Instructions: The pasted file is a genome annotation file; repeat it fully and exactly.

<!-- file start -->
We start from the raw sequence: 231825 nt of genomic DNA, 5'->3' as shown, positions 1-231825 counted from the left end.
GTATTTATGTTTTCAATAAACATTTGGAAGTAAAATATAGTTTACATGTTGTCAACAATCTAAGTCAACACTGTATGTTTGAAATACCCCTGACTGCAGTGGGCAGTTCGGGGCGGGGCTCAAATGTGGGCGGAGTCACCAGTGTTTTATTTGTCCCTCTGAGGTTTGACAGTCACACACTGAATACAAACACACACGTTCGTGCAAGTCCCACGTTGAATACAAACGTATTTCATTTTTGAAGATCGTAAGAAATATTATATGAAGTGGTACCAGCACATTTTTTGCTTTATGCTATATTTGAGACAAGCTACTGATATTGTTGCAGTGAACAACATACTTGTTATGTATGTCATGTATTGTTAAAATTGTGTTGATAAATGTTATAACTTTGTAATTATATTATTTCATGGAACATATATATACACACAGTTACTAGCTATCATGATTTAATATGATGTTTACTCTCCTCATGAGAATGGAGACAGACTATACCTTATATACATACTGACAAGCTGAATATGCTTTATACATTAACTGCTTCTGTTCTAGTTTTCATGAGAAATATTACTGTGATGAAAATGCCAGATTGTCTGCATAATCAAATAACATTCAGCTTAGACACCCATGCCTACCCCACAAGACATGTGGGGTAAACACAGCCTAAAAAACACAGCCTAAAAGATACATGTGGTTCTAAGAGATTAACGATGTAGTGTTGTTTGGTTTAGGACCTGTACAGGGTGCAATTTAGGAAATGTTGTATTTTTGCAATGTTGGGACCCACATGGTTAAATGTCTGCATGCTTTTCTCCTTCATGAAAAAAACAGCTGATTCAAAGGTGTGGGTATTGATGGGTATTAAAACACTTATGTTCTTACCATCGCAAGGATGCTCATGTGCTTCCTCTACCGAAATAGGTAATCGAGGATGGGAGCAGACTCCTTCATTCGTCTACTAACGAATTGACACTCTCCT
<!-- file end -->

We start from the raw sequence: 231825 nt of genomic DNA, 5'->3' as shown, positions 1-231825 counted from the left end.
GTATTTATGTTTTCAATAAACATTTGGAAGTAAAATATAGTTTACATGTTGTCAACAATCTAAGTCAACACTGTATGTTTGAAATACCCCTGACTGCAGTGGGCAGTTCGGGGCGGGGCTCAAATGTGGGCGGAGTCACCAGTGTTTTATTTGTCCCTCTGAGGTTTGACAGTCACACACTGAATACAAACACACACGTTCGTGCAAGTCCCACGTTGAATACAAACGTATTTCATTTTTGAAGATCGTAAGAAATATTATATGAAGTGGTACCAGCACATTTTTTGCTTTATGCTATATTTGAGACAAGCTACTGATATTGTTGCAGTGAACAACATACTTGTTATGTATGTCATGTATTGTTAAAATTGTGTTGATAAATGTTATAACTTTGTAATTATATTATTTCATGGAACATATATATACACACAGTTACTAGCTATCATGATTTAATATGATGTTTACTCTCCTCATGAGAATGGAGACAGACTATACCTTATATACATACTGACAAGCTGAATATGCTTTATACATTAACTGCTTCTGTTCTAGTTTTCATGAGAAATATTACTGTGATGAAAATGCCAGATTGTCTGCATAATCAAATAACATTCAGCTTAGACACCCATGCCTACCCCACAAGACATGTGGGGTAAACACAGCCTAAAAAACACAGCCTAAAAGATACATGTGGTTCTAAGAGATTAACGATGTAGTGTTGTTTGGTTTAGGACCTGTACAGGGTGCAATTTAGGAAATGTTGTATTTTTGCAATGTTGGGACCCACATGGTTAAATGTCTGCATGCTTTTCTCCTTCATGAAAAAAACAGCTGATTCAAAGGTGTGGGTATTGATGGGTATTAAAACACTTATGTTCTTACCATCGCAAGGATGCTCATGTGCTTCCTCTACCGAAATAGGTAATCGAGGATGGGAGCAGACTCCTTCATTCGTCTACTAACGAATTGACACTCTCCT